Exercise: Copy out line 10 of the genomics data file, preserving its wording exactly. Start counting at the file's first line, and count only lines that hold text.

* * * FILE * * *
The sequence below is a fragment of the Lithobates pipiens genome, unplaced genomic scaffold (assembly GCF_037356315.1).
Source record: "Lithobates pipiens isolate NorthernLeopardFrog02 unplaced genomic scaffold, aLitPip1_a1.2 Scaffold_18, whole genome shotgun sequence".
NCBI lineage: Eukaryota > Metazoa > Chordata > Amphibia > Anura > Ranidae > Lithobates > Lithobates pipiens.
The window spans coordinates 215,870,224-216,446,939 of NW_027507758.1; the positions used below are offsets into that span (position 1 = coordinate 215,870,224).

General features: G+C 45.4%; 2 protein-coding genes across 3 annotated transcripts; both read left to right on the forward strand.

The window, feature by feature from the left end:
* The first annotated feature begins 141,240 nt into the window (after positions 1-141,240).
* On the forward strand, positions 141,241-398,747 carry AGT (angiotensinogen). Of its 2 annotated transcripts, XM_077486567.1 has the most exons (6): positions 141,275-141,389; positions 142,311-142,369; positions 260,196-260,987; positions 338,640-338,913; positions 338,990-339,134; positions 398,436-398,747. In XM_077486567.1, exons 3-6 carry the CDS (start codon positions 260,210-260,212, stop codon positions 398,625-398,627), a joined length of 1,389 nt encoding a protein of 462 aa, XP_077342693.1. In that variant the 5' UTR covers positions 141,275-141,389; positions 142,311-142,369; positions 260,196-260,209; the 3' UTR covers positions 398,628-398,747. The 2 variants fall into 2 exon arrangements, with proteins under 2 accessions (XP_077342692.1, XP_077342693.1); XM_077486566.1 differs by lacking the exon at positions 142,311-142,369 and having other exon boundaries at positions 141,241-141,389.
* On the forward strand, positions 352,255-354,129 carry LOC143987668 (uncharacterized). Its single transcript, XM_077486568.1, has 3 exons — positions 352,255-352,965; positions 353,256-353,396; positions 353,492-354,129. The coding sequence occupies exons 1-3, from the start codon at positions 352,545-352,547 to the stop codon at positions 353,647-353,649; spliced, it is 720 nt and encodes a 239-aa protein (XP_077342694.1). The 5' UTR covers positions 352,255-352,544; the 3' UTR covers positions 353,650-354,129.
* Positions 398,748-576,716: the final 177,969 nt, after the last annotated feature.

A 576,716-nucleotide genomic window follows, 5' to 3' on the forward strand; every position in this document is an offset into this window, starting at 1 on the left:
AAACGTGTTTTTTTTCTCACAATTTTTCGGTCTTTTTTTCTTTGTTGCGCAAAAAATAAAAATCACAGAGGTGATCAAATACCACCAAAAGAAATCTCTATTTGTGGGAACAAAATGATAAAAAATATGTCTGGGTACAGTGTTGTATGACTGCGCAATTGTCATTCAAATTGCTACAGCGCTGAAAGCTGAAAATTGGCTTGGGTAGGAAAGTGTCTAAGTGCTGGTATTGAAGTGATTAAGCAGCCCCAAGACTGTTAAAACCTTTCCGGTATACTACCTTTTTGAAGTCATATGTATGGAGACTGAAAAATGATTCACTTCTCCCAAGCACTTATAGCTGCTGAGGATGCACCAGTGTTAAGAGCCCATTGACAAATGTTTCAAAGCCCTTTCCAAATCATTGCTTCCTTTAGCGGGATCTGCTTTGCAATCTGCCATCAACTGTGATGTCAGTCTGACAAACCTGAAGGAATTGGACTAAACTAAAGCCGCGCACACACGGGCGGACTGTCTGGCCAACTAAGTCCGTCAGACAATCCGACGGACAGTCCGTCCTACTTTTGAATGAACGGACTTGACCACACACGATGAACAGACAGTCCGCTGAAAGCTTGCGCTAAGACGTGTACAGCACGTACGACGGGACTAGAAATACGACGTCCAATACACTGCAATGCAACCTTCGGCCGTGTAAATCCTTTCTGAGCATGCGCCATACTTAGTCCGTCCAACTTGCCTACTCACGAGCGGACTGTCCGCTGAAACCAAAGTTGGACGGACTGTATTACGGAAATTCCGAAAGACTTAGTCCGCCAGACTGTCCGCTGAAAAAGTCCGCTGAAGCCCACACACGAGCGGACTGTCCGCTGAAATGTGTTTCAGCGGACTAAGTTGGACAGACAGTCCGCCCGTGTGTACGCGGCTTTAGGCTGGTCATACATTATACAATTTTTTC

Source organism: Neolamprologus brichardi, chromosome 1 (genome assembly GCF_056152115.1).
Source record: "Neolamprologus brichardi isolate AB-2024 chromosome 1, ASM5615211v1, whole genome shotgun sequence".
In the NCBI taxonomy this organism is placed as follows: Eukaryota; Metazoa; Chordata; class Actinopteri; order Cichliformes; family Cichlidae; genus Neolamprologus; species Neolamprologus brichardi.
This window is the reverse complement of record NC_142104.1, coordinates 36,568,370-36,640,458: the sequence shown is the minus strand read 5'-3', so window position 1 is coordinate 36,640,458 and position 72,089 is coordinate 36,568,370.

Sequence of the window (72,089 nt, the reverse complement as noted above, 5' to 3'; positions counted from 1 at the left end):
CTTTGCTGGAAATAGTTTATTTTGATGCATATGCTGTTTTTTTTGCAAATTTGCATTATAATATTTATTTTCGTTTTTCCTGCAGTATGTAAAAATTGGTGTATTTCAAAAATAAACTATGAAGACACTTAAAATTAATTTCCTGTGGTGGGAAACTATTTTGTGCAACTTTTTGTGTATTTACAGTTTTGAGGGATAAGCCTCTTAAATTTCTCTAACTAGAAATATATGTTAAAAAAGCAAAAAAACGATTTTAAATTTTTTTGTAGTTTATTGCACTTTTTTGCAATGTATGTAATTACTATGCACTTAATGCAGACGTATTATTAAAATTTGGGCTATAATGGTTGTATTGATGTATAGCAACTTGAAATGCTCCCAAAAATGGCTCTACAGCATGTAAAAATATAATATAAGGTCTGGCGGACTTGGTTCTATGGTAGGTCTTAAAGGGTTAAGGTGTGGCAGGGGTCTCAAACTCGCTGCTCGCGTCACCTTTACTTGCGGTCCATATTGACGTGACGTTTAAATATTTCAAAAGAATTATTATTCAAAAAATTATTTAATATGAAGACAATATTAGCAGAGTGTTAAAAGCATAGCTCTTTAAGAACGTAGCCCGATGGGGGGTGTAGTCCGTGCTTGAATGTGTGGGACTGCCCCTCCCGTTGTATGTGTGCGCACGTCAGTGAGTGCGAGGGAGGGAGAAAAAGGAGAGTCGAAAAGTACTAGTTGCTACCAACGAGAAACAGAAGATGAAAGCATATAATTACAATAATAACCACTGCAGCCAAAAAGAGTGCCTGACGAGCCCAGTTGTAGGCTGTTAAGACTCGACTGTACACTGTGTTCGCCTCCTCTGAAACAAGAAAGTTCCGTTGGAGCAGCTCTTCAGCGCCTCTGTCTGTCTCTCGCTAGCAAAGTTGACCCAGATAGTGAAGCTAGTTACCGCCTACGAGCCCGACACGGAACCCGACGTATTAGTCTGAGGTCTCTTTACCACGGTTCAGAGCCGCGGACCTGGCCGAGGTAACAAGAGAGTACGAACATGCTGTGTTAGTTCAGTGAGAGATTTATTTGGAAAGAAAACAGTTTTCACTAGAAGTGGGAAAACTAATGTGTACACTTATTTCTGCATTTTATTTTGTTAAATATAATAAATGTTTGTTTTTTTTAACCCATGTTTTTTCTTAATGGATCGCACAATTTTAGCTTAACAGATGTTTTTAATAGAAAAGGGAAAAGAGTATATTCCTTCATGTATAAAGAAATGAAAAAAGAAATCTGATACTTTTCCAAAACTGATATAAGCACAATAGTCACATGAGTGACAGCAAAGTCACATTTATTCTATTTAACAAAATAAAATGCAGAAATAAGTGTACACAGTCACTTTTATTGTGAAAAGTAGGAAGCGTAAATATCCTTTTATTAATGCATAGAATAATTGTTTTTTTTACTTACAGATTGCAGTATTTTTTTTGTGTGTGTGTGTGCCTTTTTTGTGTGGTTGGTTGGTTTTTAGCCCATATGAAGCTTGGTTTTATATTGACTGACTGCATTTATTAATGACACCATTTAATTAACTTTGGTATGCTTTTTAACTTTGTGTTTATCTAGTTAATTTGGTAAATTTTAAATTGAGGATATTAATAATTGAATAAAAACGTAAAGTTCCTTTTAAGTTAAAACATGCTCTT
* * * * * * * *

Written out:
* Positions 398,748-576,716: the final 177,969 nt, after the last annotated feature.